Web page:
A gear ratio is not always a final gear ratio. We have used the same ratio on our enduros but always went faster, at the same ratio, with a larger driver. Even on the sprints, I always put the largest driver gear I can... In fact, at Daytona we ran a grer ratio that we never expected to be able to run and we ran second, because of the large driver we ran..
Try an 11 or 12 and see what you think..
Steve Welte wrote: Ha ha this has been discussed for years over on http://www.4cycle.com. There is a difference but it is hard to find. I run every week on an asphalt oval. Times are very consistant. Hundredth's of a second make or break you. I didn't want to believe it either but on the small driver the same kart i can't quite catch on the end of the straight but can get to coming out of the turn, then they pull me by 1/2 kart length on the end of the straight. Go in and change gears to a larger driver say from 14 to 16 but the same ratio. Go back out and I am tapping them or pulling by them at the end of the straight. That lets me get to the inside and loosen them up or go completely under them entering the turn. Once they have broken their momentum they won't catch you coming out of the turn.In two laps you are gone from them. Now That being said on a sprint track I would rather gear for the pull from the turns and all the short sections inbetween where you can make time as long as you don't over rev on the straight. All this doesn't answer the original question which is what I did in the first post. I won't comment any further on this as I've witnessed the never ending battle on this topic. It is probably one of the most argued topics on most forums.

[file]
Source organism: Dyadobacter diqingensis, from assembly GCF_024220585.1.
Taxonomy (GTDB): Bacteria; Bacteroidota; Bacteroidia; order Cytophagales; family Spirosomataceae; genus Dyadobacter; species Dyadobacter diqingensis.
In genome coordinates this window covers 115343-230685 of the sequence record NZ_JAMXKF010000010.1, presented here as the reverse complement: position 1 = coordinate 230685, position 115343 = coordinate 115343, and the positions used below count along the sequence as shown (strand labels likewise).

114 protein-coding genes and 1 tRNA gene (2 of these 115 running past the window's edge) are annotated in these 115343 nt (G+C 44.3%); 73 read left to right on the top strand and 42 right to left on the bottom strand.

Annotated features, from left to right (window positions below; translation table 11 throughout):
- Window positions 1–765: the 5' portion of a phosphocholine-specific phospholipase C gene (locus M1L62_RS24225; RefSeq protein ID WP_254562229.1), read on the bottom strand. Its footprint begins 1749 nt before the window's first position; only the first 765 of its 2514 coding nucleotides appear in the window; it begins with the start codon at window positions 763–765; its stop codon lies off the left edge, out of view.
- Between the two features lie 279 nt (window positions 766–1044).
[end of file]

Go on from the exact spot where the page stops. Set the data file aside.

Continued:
I videoed the 2012 clone kart races at Kartington Raceway (paved, banked tri-oval) and noticed exactly the "momentum effect" Steve describes. Long runs, certain karts did better; short runs, the others did better. I don't know what anyone was running (Driver/Driven) or ratios; what happens and when during the race impacted the results more. So, we need to find a statistical wizard to determine the probabilities of yellow flags and when on a given-number-of-lap race (heat, feature) at a particular track are. Then select your ratio. Unfortunately, the many race car and other sports' teams around the world, gobbled up the statistically gifted individuals. So you have to race by the seat of your pants, gut feelings, psych-out competitors, exaggerate (lie) and the other fun stuff associated with racing.
Sprint kart racing in the 60s, I have experienced 'driver/driven' complexities, but not for the technical reasons described in this thread. I was just a young teen (on a budget), didn't care about the "scientific aspect," and just wanted to have fun and race. What drove my selection process was the tire size I was using (tires lasted most of the season), track configuration (more on this) and how potentially rough the track surface was. Rougher the track for potential sprocket contact, the smaller I went on the driven sprocket and adjusted accordingly.
Sprint Track configuration - Like Steve, I geared more for power out of the corners and shorter straights. I found I made more passes in these areas than I ever did on the "long" straights of the tracks I raced. Any concerns of over revving, I just nursed the throttle. For what it is worth, over the three seasons I raced, I migrated toward smaller sprockets and tires.